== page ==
Variance of sample variance?

What is the variance of the sample variance? In other words I am looking for Var(S2).

I have started by expanding out Var(S2) into E(S4)[E(S2)]2

I know that [E(S2)]2 is σ to the power of 4. And that is as far as I got.


Here’s a general derivation that does not assume normality.

Let’s rewrite the sample variance S2 as an average over all pairs of indices:
S^2={1\over{n\choose 2}}\sum_{\{i,j\}} {1\over2}(X_i-X_j)^2.
Since \mathbb{E}[(X_i-X_j)^2/2]=\sigma^2, we see that S^2 is an unbiased estimator for \sigma^2.

The variance of S^2 is the expected value of
\left({1\over{n\choose 2}}\sum_{\{i,j\}} \left[{1\over2}(X_i-X_j)^2-\sigma^2\right]\right)^2.

When you expand the outer square, there are 3 types of cross product terms
\left[{1\over2}(X_i-X_j)^2-\sigma^2\right] \left[{1\over2}(X_k-X_\ell)^2-\sigma^2\right]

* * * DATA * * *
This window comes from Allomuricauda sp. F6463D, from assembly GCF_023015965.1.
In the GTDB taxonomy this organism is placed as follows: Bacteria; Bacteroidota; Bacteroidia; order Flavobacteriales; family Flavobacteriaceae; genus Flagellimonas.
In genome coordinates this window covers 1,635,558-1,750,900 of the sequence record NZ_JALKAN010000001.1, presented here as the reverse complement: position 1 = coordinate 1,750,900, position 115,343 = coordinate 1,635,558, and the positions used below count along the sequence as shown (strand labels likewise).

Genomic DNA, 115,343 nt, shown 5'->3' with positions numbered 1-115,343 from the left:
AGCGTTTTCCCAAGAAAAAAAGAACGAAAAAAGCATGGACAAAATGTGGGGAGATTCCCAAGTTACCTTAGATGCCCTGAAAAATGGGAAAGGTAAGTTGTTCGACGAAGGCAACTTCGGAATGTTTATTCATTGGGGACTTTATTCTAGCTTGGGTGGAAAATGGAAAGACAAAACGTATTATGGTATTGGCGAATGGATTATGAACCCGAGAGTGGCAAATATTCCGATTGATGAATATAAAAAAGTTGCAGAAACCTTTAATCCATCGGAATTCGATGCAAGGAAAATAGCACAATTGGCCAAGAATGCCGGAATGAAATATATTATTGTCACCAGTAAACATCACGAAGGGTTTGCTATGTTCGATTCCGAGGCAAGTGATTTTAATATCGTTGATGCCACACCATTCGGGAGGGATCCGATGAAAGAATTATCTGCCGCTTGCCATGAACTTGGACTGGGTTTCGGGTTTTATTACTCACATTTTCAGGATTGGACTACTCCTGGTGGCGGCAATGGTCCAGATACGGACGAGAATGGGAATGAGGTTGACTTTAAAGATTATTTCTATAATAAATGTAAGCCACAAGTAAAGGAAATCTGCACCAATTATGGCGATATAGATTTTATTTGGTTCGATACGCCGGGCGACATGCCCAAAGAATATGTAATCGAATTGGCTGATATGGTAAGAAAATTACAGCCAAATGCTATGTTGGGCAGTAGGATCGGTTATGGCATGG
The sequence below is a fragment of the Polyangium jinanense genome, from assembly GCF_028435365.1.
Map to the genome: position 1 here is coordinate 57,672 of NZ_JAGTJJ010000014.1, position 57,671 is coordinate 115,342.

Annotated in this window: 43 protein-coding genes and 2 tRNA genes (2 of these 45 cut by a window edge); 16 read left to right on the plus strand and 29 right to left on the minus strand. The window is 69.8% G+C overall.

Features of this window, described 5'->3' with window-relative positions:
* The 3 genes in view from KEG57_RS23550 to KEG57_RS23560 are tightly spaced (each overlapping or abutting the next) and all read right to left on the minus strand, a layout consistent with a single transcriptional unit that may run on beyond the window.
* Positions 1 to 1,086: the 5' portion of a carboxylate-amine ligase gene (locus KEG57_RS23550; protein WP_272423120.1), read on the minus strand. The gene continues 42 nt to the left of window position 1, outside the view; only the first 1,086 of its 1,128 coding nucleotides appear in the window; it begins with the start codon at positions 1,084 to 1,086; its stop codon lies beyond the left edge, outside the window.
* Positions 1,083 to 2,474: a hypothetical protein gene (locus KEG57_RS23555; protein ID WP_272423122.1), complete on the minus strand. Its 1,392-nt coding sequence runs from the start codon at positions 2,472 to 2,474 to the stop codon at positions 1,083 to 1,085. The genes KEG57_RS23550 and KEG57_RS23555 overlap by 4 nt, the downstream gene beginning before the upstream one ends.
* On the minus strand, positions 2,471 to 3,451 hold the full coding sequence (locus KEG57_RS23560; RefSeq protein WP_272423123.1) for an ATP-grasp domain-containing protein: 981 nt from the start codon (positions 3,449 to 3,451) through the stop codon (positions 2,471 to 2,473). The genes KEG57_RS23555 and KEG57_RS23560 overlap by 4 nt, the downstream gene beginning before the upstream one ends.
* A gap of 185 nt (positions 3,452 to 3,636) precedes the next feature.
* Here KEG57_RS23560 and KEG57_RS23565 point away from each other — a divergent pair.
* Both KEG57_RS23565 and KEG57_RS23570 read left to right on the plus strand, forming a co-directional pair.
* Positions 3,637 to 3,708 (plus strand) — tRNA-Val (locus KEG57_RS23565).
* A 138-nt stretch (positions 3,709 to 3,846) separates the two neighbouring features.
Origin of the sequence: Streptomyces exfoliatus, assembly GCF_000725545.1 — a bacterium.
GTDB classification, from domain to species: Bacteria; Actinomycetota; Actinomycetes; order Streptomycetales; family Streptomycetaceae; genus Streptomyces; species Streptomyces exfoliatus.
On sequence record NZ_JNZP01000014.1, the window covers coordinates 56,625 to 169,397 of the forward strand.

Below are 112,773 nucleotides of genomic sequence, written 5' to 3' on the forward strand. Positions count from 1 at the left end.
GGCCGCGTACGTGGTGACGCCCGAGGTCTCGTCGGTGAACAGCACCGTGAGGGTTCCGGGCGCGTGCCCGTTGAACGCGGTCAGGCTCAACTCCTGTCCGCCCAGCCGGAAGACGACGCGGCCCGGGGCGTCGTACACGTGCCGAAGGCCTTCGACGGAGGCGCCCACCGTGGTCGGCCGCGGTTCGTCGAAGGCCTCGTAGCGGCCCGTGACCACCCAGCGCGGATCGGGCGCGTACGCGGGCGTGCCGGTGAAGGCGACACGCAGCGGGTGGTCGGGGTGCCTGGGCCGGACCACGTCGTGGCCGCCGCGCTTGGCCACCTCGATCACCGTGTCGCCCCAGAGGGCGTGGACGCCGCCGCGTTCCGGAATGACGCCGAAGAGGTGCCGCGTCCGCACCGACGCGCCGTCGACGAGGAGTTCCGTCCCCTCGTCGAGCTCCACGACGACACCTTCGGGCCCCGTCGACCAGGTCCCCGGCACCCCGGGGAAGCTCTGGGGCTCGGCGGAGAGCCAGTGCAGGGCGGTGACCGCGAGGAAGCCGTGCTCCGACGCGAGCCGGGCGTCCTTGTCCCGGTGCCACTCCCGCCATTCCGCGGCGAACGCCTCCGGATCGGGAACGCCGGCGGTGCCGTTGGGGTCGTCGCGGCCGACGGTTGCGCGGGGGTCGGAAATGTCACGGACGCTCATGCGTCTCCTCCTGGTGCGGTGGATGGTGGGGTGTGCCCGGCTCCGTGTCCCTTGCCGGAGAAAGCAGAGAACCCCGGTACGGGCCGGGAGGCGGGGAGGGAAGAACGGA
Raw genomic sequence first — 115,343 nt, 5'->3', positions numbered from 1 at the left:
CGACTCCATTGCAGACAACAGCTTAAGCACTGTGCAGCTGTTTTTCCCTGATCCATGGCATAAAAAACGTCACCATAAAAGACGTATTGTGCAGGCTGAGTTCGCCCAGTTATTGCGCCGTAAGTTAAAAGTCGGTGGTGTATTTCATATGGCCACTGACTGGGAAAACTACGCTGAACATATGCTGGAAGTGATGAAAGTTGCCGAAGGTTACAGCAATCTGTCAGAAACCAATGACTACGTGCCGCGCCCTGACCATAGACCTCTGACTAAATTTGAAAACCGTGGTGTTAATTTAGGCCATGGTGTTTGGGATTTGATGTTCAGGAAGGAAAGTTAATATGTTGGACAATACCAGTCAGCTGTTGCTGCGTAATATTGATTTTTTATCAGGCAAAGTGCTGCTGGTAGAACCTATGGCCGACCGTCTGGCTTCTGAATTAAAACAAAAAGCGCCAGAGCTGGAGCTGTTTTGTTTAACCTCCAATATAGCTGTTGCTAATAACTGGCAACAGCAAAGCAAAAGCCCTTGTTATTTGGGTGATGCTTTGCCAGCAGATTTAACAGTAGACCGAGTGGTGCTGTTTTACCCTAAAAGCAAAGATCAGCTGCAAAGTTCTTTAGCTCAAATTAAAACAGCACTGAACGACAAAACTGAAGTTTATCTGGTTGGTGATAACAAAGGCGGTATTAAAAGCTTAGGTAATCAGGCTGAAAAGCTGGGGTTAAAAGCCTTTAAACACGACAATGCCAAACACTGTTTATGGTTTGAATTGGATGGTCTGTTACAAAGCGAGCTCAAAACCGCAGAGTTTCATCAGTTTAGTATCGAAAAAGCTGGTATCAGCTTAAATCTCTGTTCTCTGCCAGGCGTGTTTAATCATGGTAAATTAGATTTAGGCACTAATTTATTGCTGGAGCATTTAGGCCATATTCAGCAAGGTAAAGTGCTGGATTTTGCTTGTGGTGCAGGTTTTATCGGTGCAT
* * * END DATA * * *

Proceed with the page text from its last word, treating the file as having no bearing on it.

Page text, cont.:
depending on the size of the intersection \{i,j\}\cap\{k,\ell\}.

  1. When this intersection is empty, the factors are independent and the expected cross product is zero.

  2. There are n(n-1)(n-2) terms where |\{i,j\}\cap\{k,\ell\}|=1 and each has an expected cross product of (\mu_4-\sigma^4)/4.

  3. There are {n\choose 2} terms where |\{i,j\}\cap\{k,\ell\}|=2 and each has an expected cross product of (\mu_4+\sigma^4)/2.

Putting it all together shows that \mbox{Var}(S^2)={\mu_4\over n}-{\sigma^4\,(n-3)\over n\,(n-1)}. Here \mu_4=\mathbb{E}[(X-\mu)^4] is the fourth central moment of X.

Source : Link , Question Author : MathMan , Answer Author : Community

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